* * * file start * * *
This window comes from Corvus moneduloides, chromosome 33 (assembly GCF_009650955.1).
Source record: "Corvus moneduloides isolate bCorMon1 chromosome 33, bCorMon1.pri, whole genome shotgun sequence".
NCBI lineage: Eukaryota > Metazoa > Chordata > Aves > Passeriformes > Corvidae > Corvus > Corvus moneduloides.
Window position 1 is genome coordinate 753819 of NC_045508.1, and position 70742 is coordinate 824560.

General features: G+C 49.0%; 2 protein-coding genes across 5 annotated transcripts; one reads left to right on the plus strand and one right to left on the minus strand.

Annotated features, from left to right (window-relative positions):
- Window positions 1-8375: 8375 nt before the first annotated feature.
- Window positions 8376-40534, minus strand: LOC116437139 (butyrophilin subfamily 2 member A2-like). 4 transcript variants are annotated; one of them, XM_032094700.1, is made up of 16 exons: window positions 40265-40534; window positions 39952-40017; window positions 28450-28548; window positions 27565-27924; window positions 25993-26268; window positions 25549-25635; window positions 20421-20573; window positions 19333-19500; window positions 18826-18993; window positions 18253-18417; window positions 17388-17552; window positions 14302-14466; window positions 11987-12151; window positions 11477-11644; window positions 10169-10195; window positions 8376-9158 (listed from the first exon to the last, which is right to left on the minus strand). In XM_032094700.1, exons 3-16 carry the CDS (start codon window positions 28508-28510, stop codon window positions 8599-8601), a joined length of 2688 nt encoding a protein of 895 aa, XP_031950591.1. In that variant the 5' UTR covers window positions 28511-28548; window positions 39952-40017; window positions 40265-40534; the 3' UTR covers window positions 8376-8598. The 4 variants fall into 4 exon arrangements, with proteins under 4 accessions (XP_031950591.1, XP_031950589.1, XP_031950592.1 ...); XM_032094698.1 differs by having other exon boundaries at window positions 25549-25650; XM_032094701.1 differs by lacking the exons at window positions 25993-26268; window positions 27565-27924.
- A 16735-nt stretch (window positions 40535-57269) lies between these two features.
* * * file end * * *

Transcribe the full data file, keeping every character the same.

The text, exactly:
This window comes from Corvus moneduloides, chromosome 33 (assembly GCF_009650955.1).
Source record: "Corvus moneduloides isolate bCorMon1 chromosome 33, bCorMon1.pri, whole genome shotgun sequence".
NCBI lineage: Eukaryota > Metazoa > Chordata > Aves > Passeriformes > Corvidae > Corvus > Corvus moneduloides.
Window position 1 is genome coordinate 753819 of NC_045508.1, and position 70742 is coordinate 824560.

General features: G+C 49.0%; 2 protein-coding genes across 5 annotated transcripts; one reads left to right on the plus strand and one right to left on the minus strand.

Annotated features, from left to right (window-relative positions):
- Window positions 1-8375: 8375 nt before the first annotated feature.
- Window positions 8376-40534, minus strand: LOC116437139 (butyrophilin subfamily 2 member A2-like). 4 transcript variants are annotated; one of them, XM_032094700.1, is made up of 16 exons: window positions 40265-40534; window positions 39952-40017; window positions 28450-28548; window positions 27565-27924; window positions 25993-26268; window positions 25549-25635; window positions 20421-20573; window positions 19333-19500; window positions 18826-18993; window positions 18253-18417; window positions 17388-17552; window positions 14302-14466; window positions 11987-12151; window positions 11477-11644; window positions 10169-10195; window positions 8376-9158 (listed from the first exon to the last, which is right to left on the minus strand). In XM_032094700.1, exons 3-16 carry the CDS (start codon window positions 28508-28510, stop codon window positions 8599-8601), a joined length of 2688 nt encoding a protein of 895 aa, XP_031950591.1. In that variant the 5' UTR covers window positions 28511-28548; window positions 39952-40017; window positions 40265-40534; the 3' UTR covers window positions 8376-8598. The 4 variants fall into 4 exon arrangements, with proteins under 4 accessions (XP_031950591.1, XP_031950589.1, XP_031950592.1 ...); XM_032094698.1 differs by having other exon boundaries at window positions 25549-25650; XM_032094701.1 differs by lacking the exons at window positions 25993-26268; window positions 27565-27924.
- A 16735-nt stretch (window positions 40535-57269) lies between these two features.